Algorithms of artificial intelligence (AI) have long been applied for medical purposes, including – to diagnose various diseases. New Google developments are sets of software tools to determine the problems with skin and tuberculosis.
Using Google technology, skin diseases can be diagnosed literally using a smartphone camera. The company claims that certain problems of this nature have billions of people, but due to the lack of specialists, hardware and software diagnostic complexes become indispensable.
The user can simply make three snapshot of the problem area of the skin from various angles, answer a few questions – on the basis of the data obtained, the maximally suzzings the circle from hundreds of possible diagnoses for further consideration of the analysis results by specialists.
According to Google, artificial intelligence was trained on the basis of millions of pictures relating to different demographic groups, but until the technology only has an auxiliary value. The development was considered in the Office for Food Control and Drug Administration, but it cannot serve a full-fledged visit to the professional visit. Pilot “run-up” tool in the field of Google intends to spend later this year.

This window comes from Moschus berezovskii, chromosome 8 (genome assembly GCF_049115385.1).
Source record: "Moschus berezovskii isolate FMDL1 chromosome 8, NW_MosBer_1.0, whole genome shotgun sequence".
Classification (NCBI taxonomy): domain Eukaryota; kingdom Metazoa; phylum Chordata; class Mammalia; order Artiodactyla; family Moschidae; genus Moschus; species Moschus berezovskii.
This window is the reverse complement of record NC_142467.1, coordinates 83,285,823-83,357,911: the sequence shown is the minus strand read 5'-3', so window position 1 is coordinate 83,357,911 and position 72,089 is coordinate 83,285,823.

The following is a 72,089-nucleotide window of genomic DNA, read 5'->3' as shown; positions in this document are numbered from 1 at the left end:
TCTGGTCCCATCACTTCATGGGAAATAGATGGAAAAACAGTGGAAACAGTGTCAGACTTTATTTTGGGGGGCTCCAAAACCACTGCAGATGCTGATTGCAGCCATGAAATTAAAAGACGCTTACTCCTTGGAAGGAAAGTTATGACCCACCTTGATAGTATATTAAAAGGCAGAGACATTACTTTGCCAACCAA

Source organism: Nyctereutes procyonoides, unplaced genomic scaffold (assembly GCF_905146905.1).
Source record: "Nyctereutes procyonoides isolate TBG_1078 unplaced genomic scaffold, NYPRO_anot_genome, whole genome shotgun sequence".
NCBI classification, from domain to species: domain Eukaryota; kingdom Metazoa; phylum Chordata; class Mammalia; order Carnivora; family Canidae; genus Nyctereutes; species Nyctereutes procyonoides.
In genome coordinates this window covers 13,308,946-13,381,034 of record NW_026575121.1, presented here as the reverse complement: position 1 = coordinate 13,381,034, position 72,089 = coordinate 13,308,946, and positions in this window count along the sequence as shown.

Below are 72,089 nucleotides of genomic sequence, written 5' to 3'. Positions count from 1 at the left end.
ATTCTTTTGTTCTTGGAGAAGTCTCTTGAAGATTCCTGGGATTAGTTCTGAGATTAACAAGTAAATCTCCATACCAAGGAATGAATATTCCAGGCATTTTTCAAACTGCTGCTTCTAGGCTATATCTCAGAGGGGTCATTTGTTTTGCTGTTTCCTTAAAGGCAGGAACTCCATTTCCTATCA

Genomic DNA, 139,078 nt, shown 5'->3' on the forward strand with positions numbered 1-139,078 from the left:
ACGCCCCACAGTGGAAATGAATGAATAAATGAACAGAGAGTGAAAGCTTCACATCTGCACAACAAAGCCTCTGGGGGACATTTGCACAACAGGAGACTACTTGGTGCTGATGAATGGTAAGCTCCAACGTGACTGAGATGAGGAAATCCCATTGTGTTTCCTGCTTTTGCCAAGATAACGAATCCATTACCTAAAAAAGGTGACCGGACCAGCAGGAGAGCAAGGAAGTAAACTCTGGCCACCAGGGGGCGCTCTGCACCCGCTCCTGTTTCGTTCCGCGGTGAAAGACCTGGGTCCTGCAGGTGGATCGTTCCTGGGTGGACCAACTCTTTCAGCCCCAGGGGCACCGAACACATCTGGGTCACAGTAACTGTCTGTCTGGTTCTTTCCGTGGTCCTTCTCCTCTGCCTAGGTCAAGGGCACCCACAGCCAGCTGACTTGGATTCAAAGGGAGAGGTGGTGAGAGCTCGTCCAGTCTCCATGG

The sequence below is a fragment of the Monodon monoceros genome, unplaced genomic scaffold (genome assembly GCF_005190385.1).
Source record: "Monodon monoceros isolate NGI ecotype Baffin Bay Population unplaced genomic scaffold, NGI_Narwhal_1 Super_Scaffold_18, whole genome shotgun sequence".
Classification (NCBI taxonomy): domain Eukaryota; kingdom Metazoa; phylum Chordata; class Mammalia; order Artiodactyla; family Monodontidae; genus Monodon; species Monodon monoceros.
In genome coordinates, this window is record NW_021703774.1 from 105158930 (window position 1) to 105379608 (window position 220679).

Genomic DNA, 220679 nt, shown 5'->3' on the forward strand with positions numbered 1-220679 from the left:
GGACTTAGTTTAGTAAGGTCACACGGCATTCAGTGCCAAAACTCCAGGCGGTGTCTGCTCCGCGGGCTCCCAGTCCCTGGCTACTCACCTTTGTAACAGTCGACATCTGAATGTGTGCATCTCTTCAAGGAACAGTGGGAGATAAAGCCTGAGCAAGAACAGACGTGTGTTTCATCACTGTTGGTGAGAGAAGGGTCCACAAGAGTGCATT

For the diagnosis of tuberculosis and the subsequent direction of potential patients for additional examinations, Google used systems of deep learning. AI analyzes the chest X-rays before a person will be directed to passing more expensive special tests.
According to Google, the technology developed by the company gives no more false-positive and false-negative results than 14 of the participating radiologists. To create an artificial intelligence system, Google applied “impersonal” data from nine countries, and then checked the trained “intelligence” on patients from five countries. If the doctors do not consider the results of Google’s evaluation by default, they can solve independently, send patients to additional examinations or not.
Here you can download a full report on technology. In the future, the Company intends to expand the study at the expense of partnership with hospitals in India and Zambia.